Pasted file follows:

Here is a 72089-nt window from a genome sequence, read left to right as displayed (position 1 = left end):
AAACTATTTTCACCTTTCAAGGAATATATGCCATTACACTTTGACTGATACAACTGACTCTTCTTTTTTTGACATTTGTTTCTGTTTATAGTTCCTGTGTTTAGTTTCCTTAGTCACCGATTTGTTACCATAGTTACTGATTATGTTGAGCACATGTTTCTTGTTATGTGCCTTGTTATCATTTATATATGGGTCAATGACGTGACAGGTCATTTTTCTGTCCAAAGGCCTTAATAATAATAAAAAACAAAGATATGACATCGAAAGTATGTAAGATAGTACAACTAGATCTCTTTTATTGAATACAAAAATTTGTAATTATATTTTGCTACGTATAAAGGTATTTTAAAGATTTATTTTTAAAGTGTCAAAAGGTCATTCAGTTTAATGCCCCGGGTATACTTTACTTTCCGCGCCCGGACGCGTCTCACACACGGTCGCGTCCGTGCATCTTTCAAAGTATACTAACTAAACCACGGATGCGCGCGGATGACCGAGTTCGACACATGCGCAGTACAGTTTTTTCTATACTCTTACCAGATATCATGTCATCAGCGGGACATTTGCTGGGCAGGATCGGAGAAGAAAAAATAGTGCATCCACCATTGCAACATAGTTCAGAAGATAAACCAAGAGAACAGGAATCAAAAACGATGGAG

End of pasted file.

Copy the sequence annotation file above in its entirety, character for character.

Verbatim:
Here is a 72089-nt window from a genome sequence, read left to right as displayed (position 1 = left end):
AAACTATTTTCACCTTTCAAGGAATATATGCCATTACACTTTGACTGATACAACTGACTCTTCTTTTTTTGACATTTGTTTCTGTTTATAGTTCCTGTGTTTAGTTTCCTTAGTCACCGATTTGTTACCATAGTTACTGATTATGTTGAGCACATGTTTCTTGTTATGTGCCTTGTTATCATTTATATATGGGTCAATGACGTGACAGGTCATTTTTCTGTCCAAAGGCCTTAATAATAATAAAAAACAAAGATATGACATCGAAAGTATGTAAGATAGTACAACTAGATCTCTTTTATTGAATACAAAAATTTGTAATTATATTTTGCTACGTATAAAGGTATTTTAAAGATTTATTTTTAAAGTGTCAAAAGGTCATTCAGTTTAATGCCCCGGGTATACTTTACTTTCCGCGCCCGGACGCGTCTCACACACGGTCGCGTCCGTGCATCTTTCAAAGTATACTAACTAAACCACGGATGCGCGCGGATGACCGAGTTCGACACATGCGCAGTACAGTTTTTTCTATACTCTTACCAGATATCATGTCATCAGCGGGACATTTGCTGGGCAGGATCGGAGAAGAAAAAATAGTGCATCCACCATTGCAACATAGTTCAGAAGATAAACCAAGAGAACAGGAATCAAAAACGATGGAG